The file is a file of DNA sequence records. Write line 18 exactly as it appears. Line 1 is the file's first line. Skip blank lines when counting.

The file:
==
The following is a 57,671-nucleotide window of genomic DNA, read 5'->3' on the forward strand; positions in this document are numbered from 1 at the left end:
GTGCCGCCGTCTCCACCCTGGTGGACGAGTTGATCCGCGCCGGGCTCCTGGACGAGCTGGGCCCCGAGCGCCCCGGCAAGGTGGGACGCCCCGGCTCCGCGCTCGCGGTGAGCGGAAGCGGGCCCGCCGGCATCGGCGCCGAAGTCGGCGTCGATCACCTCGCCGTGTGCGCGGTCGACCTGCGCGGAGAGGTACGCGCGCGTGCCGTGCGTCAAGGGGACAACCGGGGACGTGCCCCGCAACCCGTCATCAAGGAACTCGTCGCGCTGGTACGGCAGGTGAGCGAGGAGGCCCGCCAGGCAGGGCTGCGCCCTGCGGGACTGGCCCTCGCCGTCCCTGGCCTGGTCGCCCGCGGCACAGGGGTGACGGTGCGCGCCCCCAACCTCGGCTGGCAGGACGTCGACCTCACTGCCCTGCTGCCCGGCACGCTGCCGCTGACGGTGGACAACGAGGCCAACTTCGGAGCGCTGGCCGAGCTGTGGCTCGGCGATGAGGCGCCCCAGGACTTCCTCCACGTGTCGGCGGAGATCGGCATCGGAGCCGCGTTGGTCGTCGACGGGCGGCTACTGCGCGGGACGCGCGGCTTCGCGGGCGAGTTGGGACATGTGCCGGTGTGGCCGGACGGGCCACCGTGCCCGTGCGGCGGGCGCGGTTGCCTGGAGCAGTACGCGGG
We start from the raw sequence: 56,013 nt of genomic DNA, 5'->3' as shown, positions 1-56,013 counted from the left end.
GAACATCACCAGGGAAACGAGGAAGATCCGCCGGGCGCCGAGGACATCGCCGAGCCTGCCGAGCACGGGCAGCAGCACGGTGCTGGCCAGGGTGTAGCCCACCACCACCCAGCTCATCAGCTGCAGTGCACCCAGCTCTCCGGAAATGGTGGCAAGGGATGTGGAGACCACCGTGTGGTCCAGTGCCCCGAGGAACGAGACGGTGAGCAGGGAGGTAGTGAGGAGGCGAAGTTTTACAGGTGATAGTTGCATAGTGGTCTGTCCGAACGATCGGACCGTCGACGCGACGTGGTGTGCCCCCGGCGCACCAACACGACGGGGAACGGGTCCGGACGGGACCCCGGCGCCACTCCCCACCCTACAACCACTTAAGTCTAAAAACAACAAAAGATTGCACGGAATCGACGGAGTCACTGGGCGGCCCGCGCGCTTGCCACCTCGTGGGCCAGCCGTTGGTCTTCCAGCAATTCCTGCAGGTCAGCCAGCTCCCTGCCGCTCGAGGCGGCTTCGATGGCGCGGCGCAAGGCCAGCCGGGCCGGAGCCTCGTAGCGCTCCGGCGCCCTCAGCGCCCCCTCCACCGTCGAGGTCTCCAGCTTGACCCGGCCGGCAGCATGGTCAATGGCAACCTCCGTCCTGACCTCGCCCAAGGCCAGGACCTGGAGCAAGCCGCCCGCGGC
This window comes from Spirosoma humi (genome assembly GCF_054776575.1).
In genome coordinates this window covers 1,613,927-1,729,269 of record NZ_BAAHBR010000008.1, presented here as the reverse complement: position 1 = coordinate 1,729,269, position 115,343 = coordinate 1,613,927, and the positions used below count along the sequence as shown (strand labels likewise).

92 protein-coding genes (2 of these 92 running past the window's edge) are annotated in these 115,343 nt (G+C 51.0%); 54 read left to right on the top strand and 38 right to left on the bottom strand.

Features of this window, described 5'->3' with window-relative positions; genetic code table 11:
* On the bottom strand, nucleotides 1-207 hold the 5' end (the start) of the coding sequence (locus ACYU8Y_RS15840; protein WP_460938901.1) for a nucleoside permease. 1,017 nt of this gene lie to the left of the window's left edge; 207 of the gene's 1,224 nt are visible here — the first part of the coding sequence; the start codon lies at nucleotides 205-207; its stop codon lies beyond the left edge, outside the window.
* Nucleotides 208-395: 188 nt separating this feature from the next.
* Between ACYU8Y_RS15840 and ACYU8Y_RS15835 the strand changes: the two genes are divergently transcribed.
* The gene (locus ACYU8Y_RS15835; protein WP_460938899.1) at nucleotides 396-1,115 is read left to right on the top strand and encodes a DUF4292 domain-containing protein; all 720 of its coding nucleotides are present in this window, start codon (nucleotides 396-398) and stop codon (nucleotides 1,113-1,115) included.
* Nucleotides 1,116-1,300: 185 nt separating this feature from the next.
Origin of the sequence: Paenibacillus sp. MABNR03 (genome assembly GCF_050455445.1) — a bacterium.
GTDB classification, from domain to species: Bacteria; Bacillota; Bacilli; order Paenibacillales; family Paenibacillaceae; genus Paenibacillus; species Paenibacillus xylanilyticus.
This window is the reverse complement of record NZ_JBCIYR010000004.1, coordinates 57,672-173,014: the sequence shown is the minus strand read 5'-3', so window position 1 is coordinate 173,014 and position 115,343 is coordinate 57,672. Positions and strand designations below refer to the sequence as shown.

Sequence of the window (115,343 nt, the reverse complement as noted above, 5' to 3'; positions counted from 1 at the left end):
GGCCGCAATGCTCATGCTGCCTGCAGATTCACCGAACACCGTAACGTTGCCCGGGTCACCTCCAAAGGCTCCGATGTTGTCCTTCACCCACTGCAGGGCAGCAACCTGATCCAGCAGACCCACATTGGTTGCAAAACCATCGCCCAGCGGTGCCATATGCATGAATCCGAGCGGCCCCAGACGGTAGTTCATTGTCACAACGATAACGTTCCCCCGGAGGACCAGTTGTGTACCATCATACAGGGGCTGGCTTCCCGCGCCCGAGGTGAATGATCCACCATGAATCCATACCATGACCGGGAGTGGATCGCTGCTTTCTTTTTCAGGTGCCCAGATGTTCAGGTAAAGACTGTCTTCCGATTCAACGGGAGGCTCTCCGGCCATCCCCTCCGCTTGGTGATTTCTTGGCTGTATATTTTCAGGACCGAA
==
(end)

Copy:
GGCCGCAATGCTCATGCTGCCTGCAGATTCACCGAACACCGTAACGTTGCCCGGGTCACCTCCAAAGGCTCCGATGTTGTCCTTCACCCACTGCAGGGCAGCAACCTGATCCAGCAGACCCACATTGGTTGCAAAACCATCGCCCAGCGGTGCCATATGCATGAATCCGAGCGGCCCCAGACGGTAGTTCATTGTCACAACGATAACGTTCCCCCGGAGGACCAGTTGTGTACCATCATACAGGGGCTGGCTTCCCGCGCCCGAGGTGAATGATCCACCATGAATCCATACCATGACCGGGAGTGGATCGCTGCTTTCTTTTTCAGGTGCCCAGATGTTCAGGTAAAGACTGTCTTCCGATTCAACGGGAGGCTCTCCGGCCATCCCCTCCGCTTGGTGATTTCTTGGCTGTATATTTTCAGGACCGAA